Patent Citations
Cited PatentFiling datePublication dateApplicantTitle
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US1775581 *14 Aug 19299 Sep 1930Alfred BaerRotary valve for internal-combustion engines
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Referenced by
Citing PatentFiling datePublication dateApplicantTitle
US4016840 *5 May 197512 Apr 1977Lockshaw John ERotary-valve device for internal-combustion engines
US4036184 *13 Dec 197419 Jul 1977Dana CorporationStratified charge engine
US4041837 *5 Mar 197616 Aug 1977Franz WeidlichInduction and exhaust apparatus for piston machines
US4342294 *3 Jul 19803 Aug 1982Energy International CorporationRotary engine valve with improved seals and lubrication system
US4556023 *2 Aug 19833 Dec 1985Joseph GiocastroRotary valves and gear timing
US4867117 *22 Dec 198719 Sep 1989Scalise Michael ARotary valve with integrated combustion chamber
US4949685 *25 Oct 198921 Aug 1990Doland George JInternal combustion engine with rotary valves
US5315969 *1 Feb 199331 May 1994Macmillan Kevin MInternal combustion engine with rotary valves
US644311626 Jul 19993 Sep 2002Ab DafabValve device for an internal combustion engine
US725808416 Sep 200521 Aug 2007Charles MalingExplicit seals for moving cylinder assembly
US726396322 Sep 20064 Sep 2007Jp Scope LlcValve apparatus for an internal combustion engine
US737390922 Sep 200620 May 2008Jp Scope LlcValve apparatus for an internal combustion engine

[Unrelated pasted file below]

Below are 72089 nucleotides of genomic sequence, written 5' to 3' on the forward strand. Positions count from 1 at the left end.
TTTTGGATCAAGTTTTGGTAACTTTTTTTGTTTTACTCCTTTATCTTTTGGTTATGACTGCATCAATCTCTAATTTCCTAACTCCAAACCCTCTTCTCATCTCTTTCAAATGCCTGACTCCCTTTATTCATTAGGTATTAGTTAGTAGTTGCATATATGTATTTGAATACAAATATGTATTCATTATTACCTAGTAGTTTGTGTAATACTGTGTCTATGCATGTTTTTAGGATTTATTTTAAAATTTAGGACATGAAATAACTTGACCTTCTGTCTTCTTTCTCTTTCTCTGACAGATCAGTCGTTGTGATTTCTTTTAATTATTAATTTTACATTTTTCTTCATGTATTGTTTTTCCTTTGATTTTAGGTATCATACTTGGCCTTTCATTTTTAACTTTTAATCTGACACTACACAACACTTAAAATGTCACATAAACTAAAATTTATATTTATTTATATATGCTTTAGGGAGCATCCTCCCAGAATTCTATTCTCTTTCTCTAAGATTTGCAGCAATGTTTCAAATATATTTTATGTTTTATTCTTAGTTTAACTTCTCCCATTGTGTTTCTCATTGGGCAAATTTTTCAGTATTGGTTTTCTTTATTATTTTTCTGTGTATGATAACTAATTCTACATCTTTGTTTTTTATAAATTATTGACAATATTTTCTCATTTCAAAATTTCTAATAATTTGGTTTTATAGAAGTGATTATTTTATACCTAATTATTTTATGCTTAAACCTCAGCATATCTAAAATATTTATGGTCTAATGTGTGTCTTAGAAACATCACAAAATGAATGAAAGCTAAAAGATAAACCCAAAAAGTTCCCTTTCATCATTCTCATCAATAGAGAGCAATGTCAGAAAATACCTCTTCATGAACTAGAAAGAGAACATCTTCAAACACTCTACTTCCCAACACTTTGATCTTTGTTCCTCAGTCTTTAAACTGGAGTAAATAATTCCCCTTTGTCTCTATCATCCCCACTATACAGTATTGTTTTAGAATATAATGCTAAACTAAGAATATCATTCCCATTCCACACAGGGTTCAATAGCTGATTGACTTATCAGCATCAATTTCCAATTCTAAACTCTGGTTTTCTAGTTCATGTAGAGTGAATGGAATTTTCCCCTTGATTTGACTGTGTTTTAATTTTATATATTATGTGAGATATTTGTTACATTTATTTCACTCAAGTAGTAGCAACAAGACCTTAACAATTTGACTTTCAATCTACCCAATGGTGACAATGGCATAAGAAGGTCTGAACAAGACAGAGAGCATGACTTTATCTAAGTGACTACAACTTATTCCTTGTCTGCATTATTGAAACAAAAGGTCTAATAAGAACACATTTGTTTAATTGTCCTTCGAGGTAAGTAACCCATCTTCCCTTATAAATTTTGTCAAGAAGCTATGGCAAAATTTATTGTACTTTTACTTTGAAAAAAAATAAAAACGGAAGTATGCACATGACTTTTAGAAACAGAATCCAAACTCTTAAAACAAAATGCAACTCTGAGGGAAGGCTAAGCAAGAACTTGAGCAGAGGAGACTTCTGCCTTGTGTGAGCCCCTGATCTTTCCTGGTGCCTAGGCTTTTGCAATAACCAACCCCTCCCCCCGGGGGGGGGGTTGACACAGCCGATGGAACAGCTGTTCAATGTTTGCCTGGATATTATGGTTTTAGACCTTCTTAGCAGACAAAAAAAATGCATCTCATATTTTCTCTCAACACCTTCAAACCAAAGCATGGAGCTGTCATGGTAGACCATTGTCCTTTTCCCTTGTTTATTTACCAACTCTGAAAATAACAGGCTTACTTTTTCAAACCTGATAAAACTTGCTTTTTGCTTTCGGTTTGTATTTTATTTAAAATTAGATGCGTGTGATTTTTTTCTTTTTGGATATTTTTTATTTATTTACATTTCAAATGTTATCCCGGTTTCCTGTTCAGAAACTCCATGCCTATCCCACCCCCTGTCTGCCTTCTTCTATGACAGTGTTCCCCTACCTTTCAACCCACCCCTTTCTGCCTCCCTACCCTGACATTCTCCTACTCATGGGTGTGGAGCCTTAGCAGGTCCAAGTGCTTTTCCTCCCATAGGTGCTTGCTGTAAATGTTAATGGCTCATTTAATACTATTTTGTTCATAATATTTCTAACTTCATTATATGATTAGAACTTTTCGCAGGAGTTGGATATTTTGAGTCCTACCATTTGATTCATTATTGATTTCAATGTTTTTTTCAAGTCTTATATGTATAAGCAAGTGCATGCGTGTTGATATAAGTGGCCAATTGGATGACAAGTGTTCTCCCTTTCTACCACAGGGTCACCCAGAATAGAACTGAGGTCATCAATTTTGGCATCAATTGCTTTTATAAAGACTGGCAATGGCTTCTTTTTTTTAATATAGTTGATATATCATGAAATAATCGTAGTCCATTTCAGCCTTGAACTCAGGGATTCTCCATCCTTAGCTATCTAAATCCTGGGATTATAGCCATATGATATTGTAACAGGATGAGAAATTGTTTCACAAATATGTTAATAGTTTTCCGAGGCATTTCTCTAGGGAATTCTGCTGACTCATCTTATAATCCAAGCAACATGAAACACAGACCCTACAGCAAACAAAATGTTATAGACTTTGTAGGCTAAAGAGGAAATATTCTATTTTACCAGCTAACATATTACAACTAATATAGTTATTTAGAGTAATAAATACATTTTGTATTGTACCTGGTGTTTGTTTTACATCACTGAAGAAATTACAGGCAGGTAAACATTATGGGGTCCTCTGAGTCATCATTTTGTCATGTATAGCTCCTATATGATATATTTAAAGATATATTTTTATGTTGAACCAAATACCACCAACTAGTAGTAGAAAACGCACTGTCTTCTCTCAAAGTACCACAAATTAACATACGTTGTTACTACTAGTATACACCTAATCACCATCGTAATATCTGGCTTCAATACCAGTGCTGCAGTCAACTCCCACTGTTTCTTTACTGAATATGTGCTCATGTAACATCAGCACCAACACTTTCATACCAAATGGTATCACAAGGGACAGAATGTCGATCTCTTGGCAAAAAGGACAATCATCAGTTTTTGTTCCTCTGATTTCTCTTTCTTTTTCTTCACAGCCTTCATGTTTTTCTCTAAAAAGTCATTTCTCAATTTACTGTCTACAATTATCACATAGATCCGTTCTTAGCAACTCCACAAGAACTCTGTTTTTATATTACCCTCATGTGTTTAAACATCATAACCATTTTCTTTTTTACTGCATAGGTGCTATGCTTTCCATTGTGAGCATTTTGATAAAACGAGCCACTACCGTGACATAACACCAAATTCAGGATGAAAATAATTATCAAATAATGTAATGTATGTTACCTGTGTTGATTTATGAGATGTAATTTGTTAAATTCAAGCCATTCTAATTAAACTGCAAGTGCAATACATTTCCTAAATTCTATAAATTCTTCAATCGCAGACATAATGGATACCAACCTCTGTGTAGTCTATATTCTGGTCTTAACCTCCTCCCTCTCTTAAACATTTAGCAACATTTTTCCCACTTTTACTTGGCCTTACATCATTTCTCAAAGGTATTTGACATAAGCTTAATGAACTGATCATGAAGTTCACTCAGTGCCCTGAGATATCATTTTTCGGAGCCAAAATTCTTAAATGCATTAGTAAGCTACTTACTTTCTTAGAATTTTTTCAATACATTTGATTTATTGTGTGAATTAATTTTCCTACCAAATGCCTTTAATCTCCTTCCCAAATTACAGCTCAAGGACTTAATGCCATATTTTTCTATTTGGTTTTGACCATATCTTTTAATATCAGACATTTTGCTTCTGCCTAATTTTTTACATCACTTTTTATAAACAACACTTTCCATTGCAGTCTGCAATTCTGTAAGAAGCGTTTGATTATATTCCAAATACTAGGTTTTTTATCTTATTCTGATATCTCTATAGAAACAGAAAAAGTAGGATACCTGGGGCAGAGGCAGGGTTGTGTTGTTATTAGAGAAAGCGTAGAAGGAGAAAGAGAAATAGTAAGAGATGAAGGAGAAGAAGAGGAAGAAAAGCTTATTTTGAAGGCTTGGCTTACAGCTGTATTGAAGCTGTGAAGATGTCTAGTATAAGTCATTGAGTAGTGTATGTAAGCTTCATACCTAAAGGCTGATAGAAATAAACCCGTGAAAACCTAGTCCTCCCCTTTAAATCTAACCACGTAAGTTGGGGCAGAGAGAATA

US744835430 Jul 200711 Nov 2008Jp Scope LlcValve apparatus for an internal combustion engine
US746161922 Sep 20069 Dec 2008Jp Scope LlcValve apparatus for an internal combustion engine
US78742718 Dec 200825 Jan 2011Jp Scope LlcMethod of operating a valve apparatus for an internal combustion engine
US808739316 May 20083 Jan 2012Arrow Leads, Inc.Zero float valve for internal combustion engine and method of operation thereof
US810899522 Sep 20067 Feb 2012Jp Scope LlcValve apparatus for an internal combustion engine
US85169883 Feb 201227 Aug 2013Jp Scope, Inc.Valve apparatus for an internal combustion engine
US852851127 Feb 200910 Sep 2013Jp Scope, Inc.Variable travel valve apparatus for an internal combustion engine
EP0074174A1 *30 Jul 198216 Mar 1983Richard Furneaux KinnerslyImprovements relating to internal combustion engines and rotary valve members therefor
WO1983000530A1 *30 Jul 198217 Feb 1983Richard Furneaux KinnerslyInternal combustion engine and rotary valve member therefor
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Classifications
U.S. Classification123/190.8, 123/260, 123/190.2, 123/274, 123/430, 123/190.6, 123/258
International ClassificationF01L7/02, F02B19/10
Cooperative ClassificationF01L7/026, F02B19/1033, Y02T10/125
European ClassificationF01L7/02B, F02B19/10B1A1